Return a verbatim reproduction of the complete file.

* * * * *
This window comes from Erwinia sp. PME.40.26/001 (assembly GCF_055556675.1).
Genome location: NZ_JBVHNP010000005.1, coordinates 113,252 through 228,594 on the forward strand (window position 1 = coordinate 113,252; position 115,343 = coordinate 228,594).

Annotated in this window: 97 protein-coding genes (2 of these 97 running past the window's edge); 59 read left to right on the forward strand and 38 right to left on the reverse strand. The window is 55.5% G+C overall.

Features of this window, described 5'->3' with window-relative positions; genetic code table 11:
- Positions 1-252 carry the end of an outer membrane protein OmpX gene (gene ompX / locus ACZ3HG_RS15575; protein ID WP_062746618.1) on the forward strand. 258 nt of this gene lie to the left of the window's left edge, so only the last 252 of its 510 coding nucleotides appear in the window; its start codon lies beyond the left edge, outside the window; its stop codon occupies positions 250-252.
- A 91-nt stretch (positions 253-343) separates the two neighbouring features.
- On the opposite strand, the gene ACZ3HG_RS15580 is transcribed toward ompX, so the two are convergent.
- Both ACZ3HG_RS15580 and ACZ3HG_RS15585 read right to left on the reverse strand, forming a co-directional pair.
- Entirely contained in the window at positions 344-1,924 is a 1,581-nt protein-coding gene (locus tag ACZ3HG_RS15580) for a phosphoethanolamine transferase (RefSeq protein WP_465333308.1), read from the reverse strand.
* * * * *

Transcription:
This window comes from Erwinia sp. PME.40.26/001 (assembly GCF_055556675.1).
Genome location: NZ_JBVHNP010000005.1, coordinates 113,252 through 228,594 on the forward strand (window position 1 = coordinate 113,252; position 115,343 = coordinate 228,594).

Annotated in this window: 97 protein-coding genes (2 of these 97 running past the window's edge); 59 read left to right on the forward strand and 38 right to left on the reverse strand. The window is 55.5% G+C overall.

Features of this window, described 5'->3' with window-relative positions; genetic code table 11:
- Positions 1-252 carry the end of an outer membrane protein OmpX gene (gene ompX / locus ACZ3HG_RS15575; protein ID WP_062746618.1) on the forward strand. 258 nt of this gene lie to the left of the window's left edge, so only the last 252 of its 510 coding nucleotides appear in the window; its start codon lies beyond the left edge, outside the window; its stop codon occupies positions 250-252.
- A 91-nt stretch (positions 253-343) separates the two neighbouring features.
- On the opposite strand, the gene ACZ3HG_RS15580 is transcribed toward ompX, so the two are convergent.
- Both ACZ3HG_RS15580 and ACZ3HG_RS15585 read right to left on the reverse strand, forming a co-directional pair.
- Entirely contained in the window at positions 344-1,924 is a 1,581-nt protein-coding gene (locus tag ACZ3HG_RS15580) for a phosphoethanolamine transferase (RefSeq protein WP_465333308.1), read from the reverse strand.